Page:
"You need to go when it's your time," said Douglas Gross, a Des Moines lawyer and GOP power broker. "The luster wore off. They pass the pie, and you'd better take your piece, because it's not coming around again. I don't sense a clamor for Christie."
His image has suffered some dents in the last 18 months, including the scandal over the 2013 lane closures on the George Washington Bridge in retribution against a Democratic mayor who would not endorse Christie's reelection. Two Christie allies were indicted, and one pleaded guilty to federal charges in the case. The governor has said he had no knowledge of the shutdown.
Also, New Jersey's economy grew just 0.4 percent in 2014, ranking 46th. The state's credit rating has been downgraded three times by each of the three ratings agencies under the Christie administration. And Atlantic City is falling apart.
Moreover, some on the GOP right mistrust Christie, considering him too moderate on social issues.
He has among the highest unfavorable ratings of the Republican contenders in most polls, a more reliable sign than horse-race numbers at this early stage of a candidate's potential standing.
Monmouth University's June 15 national poll, for instance, found Christie viewed favorably by 26 percent of likely Republican primary voters, and unfavorably by 43 percent - for a net of minus 17 percentage points. Fifty-five percent of Republicans in this month's Wall Street Journal/NBC News poll said they would never consider voting for Christie.
"There's a path for Christie, but it's a narrow one," said Patrick Murray, director of the Monmouth poll. "His high negatives and wide name recognition put a ceiling on his growth. He doesn't have much room for error."
And as for that blue-state electability, just 30 percent of New Jersey voters last week approved of Christie's job performance in a Fairleigh Dickinson University poll. And this is a governor who won reelection in a landslide, including carrying the Hispanic vote and gaining support from a majority of women - against a female opponent.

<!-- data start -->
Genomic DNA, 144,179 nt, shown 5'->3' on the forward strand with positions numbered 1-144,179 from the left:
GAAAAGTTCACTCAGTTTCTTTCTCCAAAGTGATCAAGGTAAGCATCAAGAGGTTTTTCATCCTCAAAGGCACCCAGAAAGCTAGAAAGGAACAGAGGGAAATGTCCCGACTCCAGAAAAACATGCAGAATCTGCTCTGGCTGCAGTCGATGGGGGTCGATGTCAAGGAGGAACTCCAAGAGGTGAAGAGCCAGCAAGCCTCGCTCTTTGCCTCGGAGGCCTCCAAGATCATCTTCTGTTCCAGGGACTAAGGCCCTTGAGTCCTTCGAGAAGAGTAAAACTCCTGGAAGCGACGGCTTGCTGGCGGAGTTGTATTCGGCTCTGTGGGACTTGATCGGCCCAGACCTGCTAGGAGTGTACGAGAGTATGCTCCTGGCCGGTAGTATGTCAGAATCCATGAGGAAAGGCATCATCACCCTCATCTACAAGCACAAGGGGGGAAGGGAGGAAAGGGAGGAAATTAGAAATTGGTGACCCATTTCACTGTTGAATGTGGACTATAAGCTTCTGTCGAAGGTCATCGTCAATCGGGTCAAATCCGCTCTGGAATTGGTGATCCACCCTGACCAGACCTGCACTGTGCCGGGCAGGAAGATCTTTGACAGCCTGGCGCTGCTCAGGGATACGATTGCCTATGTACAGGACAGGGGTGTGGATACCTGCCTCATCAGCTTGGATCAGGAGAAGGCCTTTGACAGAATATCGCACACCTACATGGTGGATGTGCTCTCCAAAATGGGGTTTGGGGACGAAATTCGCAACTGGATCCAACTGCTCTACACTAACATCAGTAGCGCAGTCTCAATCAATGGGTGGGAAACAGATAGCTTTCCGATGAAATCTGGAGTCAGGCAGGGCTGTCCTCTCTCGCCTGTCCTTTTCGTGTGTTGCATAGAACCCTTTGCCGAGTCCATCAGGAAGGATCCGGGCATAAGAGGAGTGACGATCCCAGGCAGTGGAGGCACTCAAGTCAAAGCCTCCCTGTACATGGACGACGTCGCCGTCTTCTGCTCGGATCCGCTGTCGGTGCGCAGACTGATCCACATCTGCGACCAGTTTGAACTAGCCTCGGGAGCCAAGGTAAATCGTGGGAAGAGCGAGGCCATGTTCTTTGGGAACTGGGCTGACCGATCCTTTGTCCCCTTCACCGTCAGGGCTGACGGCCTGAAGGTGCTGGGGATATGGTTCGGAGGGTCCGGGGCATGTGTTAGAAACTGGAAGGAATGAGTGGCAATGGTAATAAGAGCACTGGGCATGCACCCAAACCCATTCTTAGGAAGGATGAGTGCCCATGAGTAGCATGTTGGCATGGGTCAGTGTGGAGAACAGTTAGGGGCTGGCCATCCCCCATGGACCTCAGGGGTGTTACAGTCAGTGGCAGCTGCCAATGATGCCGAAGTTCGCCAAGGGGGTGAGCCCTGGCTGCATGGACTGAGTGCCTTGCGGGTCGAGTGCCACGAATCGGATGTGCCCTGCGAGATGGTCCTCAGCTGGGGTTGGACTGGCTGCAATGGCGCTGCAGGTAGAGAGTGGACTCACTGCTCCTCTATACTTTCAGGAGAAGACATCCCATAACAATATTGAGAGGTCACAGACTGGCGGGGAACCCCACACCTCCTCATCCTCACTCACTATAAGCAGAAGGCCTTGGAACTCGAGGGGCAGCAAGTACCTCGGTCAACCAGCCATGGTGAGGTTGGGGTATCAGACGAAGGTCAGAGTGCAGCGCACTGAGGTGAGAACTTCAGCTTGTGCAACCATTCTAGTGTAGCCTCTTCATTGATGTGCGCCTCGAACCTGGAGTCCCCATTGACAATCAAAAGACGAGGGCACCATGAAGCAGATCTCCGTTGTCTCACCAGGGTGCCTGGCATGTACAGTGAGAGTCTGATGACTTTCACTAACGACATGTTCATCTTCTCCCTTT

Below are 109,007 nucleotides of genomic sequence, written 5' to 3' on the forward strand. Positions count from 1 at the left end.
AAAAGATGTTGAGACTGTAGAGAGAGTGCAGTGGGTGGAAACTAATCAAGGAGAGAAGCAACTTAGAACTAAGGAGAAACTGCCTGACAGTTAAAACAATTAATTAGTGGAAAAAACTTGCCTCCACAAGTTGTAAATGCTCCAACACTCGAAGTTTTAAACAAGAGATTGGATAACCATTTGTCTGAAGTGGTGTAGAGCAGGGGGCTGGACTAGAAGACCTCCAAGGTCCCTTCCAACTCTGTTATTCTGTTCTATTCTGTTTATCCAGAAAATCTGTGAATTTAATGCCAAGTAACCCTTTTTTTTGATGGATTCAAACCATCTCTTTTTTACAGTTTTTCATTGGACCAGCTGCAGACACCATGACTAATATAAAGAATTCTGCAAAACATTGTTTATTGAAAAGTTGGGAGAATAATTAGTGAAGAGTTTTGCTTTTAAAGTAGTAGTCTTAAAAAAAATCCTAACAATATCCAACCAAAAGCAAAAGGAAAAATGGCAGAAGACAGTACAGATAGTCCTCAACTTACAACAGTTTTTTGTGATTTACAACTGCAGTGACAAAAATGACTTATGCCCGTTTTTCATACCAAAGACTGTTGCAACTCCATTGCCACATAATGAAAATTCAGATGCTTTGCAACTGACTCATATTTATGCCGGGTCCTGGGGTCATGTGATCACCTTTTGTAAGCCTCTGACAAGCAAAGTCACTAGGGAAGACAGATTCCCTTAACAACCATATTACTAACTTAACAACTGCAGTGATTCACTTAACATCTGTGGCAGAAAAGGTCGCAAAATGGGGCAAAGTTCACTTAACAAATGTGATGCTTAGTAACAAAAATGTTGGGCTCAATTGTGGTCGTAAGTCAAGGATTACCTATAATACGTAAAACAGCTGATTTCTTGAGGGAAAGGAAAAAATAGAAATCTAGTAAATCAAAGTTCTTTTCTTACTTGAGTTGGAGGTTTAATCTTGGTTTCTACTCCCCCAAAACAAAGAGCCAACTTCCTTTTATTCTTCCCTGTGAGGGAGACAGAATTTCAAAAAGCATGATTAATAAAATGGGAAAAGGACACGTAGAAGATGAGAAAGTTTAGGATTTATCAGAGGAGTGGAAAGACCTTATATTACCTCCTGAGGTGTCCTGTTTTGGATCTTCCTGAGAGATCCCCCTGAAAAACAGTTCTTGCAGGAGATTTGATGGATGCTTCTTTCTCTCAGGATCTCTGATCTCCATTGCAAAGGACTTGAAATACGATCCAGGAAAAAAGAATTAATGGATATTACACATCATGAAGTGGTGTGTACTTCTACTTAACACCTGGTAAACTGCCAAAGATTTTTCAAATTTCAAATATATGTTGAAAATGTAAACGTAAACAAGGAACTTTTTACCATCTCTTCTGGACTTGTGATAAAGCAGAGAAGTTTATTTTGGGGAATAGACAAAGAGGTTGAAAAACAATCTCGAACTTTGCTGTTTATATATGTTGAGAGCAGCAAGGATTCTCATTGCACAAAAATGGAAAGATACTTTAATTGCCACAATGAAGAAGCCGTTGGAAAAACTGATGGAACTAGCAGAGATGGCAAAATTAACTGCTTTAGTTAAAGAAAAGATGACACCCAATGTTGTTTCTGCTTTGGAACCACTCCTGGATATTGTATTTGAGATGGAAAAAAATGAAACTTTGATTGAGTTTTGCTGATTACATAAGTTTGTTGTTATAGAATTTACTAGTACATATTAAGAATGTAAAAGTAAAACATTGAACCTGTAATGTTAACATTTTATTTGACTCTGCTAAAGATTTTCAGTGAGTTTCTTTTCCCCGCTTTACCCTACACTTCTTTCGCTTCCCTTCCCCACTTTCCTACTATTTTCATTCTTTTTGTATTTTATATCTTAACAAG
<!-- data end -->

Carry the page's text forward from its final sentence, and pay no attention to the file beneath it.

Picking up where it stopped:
Christie's planning was based on his emerging as the establishment choice, a conservative but pragmatic governor who could appeal to moderates and be electable in November, strategists say. But he has been squeezed out. Others are competing to be that candidate, including governors with better economic records.
Former Florida Gov. Jeb Bush, Florida Sen. Marco Rubio, and Ohio Gov. John Kasich all have establishment appeal. And then there's Wisconsin Gov. Scott Walker, son of a Baptist preacher, who has governing credibility and support among evangelical Christian conservatives. Walker and Kasich have not yet declared.
Even for voters who back Christie, he's not the only offering of whatever it is they like about him. Christie took on public-employee unions, but Walker went bigger, stripping bargaining rights from those workers and pushing through right-to-work legislation.
Christie, who began his political career supporting abortion rights, now brags about vetoing state funding for Planned Parenthood. Yet Bush became a hero to pro-life groups as he fought to keep life support going for Terri Schiavo, a woman in a persistent vegetative state. And Walker is pushing a ban on all abortions in his state after 20 weeks' gestation.
"One obstacle Christie faces is, what's his argument for taking it to the next level?" said Kevin Madden, a GOP consultant who was a senior adviser to the party's 2012 nominee, Mitt Romney. "He doesn't have a defining issue, a rationale."
Since his popularity began tumbling after "Bridgegate," Christie has sold himself as an in-your-face truth-teller on issues such as pension reform and as a champion of detailed conservative domestic policies, such as a plan to cut Social Security and Medicare spending, as well as a muscular foreign policy.